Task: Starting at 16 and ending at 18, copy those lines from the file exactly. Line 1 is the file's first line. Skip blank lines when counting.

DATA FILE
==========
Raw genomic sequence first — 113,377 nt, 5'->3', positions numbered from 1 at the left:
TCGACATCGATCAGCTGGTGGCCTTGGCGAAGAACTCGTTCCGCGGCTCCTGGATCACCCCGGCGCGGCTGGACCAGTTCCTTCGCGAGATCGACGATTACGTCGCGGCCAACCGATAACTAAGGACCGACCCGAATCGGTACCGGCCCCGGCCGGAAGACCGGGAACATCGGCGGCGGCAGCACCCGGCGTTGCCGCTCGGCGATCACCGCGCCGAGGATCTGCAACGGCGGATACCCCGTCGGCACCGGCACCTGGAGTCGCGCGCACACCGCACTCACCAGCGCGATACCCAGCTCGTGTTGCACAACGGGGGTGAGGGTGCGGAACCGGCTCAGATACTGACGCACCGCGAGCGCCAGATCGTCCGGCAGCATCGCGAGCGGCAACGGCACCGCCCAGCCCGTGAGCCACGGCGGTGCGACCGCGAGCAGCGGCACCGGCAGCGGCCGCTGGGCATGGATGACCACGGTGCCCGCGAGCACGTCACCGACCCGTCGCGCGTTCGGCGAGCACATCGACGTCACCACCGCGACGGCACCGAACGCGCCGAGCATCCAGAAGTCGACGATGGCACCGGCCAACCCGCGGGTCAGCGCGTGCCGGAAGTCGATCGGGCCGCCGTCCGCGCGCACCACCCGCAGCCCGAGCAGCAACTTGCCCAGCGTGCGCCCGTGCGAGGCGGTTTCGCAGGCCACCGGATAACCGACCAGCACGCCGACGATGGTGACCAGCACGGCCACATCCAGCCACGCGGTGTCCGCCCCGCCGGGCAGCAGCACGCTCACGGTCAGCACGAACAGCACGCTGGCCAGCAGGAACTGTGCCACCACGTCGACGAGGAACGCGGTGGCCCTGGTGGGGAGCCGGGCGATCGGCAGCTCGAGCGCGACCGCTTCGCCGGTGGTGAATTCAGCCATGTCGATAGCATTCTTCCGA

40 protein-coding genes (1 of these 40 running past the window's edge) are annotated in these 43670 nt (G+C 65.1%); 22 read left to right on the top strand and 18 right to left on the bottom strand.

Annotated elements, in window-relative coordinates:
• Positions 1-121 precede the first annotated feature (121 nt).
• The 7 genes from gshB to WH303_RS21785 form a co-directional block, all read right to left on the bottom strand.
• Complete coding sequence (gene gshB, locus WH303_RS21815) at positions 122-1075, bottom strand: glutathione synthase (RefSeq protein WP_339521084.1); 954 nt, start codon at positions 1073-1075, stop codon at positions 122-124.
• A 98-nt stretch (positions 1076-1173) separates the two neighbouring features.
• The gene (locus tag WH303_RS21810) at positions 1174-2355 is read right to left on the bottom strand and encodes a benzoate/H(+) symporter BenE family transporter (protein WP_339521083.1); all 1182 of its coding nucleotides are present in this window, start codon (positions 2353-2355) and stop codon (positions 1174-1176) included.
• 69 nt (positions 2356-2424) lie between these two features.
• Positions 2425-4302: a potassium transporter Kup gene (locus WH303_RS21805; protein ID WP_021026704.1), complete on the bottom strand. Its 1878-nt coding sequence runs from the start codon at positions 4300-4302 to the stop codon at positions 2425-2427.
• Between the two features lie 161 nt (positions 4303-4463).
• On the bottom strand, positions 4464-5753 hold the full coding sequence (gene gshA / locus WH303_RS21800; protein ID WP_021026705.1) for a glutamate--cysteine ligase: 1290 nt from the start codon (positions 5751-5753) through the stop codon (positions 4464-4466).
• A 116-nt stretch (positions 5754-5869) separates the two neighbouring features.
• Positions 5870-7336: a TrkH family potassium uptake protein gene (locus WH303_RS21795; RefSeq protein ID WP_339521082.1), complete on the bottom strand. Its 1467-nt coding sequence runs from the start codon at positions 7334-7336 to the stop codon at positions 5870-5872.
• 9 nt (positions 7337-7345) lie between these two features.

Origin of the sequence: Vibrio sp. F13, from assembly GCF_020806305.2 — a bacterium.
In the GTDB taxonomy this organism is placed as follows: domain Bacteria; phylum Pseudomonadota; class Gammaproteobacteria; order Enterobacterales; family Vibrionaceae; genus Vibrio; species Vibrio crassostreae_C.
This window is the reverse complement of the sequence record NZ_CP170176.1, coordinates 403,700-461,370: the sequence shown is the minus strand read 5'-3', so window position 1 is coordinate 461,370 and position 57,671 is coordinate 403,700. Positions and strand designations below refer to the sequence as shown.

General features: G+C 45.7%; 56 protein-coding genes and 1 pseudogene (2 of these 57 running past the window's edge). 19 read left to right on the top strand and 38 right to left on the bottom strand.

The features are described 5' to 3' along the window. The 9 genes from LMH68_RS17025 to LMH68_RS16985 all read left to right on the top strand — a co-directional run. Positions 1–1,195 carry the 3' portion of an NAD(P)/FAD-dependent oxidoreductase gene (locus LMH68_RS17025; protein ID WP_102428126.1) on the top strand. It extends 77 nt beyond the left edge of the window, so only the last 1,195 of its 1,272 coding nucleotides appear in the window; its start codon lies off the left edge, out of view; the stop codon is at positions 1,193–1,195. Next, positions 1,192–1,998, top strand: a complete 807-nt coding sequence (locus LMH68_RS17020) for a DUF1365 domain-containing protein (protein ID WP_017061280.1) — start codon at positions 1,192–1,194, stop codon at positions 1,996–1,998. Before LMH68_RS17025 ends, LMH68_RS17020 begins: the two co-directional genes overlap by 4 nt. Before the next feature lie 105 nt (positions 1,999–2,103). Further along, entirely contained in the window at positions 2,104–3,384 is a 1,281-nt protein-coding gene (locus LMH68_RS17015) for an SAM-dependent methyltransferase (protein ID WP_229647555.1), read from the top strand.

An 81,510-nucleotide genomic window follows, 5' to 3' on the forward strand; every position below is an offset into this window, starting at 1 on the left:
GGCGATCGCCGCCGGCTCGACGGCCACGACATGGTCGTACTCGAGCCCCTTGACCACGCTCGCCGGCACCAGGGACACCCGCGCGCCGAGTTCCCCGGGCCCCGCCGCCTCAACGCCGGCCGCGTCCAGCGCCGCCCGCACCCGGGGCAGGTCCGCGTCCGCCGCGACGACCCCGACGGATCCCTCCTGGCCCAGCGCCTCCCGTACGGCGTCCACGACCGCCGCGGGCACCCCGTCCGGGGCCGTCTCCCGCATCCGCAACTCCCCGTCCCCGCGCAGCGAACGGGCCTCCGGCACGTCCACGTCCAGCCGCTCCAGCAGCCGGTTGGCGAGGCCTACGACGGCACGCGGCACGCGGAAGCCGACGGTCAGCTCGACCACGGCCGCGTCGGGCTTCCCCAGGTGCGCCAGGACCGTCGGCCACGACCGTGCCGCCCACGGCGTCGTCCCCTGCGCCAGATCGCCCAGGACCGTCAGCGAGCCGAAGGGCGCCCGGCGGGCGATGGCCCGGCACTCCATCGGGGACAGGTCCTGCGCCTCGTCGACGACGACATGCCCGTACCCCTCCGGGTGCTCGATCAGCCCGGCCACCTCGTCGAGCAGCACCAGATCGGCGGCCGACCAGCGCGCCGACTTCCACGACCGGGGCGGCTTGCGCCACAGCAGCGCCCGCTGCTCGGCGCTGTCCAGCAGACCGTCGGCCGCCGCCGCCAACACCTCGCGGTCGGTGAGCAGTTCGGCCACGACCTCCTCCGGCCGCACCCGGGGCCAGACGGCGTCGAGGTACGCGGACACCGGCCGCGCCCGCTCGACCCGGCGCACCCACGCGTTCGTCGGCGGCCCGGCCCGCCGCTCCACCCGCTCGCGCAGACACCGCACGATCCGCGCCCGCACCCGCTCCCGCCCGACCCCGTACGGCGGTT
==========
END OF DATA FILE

• 9 nt (positions 7337-7345) lie between these two features.

Origin of the sequence: Vibrio sp. F13, from assembly GCF_020806305.2 — a bacterium.
In the GTDB taxonomy this organism is placed as follows: domain Bacteria; phylum Pseudomonadota; class Gammaproteobacteria; order Enterobacterales; family Vibrionaceae; genus Vibrio; species Vibrio crassostreae_C.